And, then much to my surprise, I couldn’t recall having another female (or male) mentor for my writing life until five years ago. I’ve had wonderful teachers, cheerleaders, encouragers, supporters and fans along the way. But, in writing this prompt, I it became really clear to me that I didn’t have a literary mentor, in the full sense of the word until recently. A literary mentor is someone who not only teaches you about craft and the writing life and reads your work, but also shares information about the bewildering world of publishing, introduces you to people, and perhaps nominates you for fellowships and writing residencies. A literary mentor is someone invested in your inner creative live in a deep and profound way.
It seems strange that I hadn’t realized I had been missing a mentor before now. Still, it came as a revelation, one that made me angry and then sad. I think the sadness stemmed from the fact that I am a professor (in women’s studies) and I love to mentor students and am good at it. It is a unique kind of emotional labor. Although the work of mentoring is not easy, it is something I gravitate to.
I think at one point in my life I yearned for a kind of mentoring intimacy that wasn’t available for my creative life. When the group reconvened, we discussed our varied experiences with mentoring. Although I understand that lots of writers are never deeply mentored, it still felt important for me to acknowledge a powerful absence that shaped a good chunk of my writing life.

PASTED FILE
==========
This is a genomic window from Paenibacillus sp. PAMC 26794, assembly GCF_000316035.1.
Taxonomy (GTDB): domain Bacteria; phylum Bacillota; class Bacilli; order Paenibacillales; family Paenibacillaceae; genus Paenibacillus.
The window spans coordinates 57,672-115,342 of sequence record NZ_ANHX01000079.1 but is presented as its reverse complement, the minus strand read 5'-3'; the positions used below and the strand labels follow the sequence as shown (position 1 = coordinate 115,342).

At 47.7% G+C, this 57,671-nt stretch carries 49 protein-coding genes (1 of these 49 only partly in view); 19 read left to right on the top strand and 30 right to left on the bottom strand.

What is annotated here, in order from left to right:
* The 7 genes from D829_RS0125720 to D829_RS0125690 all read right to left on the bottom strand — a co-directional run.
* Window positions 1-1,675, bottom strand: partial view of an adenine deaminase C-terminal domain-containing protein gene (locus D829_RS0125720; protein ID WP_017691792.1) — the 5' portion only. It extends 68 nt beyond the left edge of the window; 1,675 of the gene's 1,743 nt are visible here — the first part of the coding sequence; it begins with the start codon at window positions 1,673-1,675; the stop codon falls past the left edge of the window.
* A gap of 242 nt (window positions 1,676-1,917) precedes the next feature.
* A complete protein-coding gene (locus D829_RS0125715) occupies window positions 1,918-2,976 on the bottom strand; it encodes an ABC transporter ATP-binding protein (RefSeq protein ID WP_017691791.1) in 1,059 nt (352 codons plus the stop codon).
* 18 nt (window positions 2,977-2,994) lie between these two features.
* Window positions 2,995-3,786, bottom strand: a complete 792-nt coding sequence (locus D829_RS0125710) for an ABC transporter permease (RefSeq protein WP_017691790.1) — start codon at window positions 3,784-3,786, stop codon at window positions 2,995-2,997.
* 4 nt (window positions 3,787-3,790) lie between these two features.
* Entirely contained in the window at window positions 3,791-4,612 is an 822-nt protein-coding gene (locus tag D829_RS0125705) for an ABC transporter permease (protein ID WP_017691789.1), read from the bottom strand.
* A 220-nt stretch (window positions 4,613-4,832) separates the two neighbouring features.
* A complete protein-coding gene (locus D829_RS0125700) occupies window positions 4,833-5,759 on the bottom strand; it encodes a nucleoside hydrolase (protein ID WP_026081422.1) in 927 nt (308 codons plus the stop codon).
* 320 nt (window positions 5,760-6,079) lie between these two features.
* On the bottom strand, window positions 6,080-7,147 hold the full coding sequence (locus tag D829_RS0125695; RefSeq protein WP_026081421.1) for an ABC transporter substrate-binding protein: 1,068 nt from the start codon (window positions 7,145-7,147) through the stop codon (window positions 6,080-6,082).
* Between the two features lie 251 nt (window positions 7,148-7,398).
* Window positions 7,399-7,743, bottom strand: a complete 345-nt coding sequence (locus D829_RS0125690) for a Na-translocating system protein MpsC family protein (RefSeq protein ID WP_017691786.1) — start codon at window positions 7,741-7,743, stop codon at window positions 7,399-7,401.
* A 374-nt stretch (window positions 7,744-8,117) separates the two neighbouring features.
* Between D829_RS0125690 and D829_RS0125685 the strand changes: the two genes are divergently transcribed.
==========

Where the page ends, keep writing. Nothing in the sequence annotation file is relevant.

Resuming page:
I am profoundly grateful that a mentoring relationship evolved with my primary writing teacher over the past five years. Although I have thanked her often and publicly, and acknowledged that she saved my writing life, I sent her an email yesterday telling her how much I appreciated her. I met her when I was 41 and I probably would have stopped writing if I hadn’t met her when I did.
What’s been your experience with mentors, especially female ones? Have you had a female mentor that supports your creative life? How did that relationship evolve?
To help you percolate ideas, you may want to try writing any of these prompts that Dr. Alvarado provided:
-Brainstorm a list of potential metaphors that could be applied to you, to your womentor and/or to your womentoring relationship. Now use that metaphor or metaphors as a central element in a poem, a series of poems, or a narrative piece of fiction or nonfiction
-Write a letter from your mentor to you.
-Write a poem or series of poems with the title ‘Womentorship’
A Room of Her Own’s nonprofit mission is: To inspire, fund, and champion works of art and literature by women. They host one of only about five or so writing residencies, in the country, exclusively for women.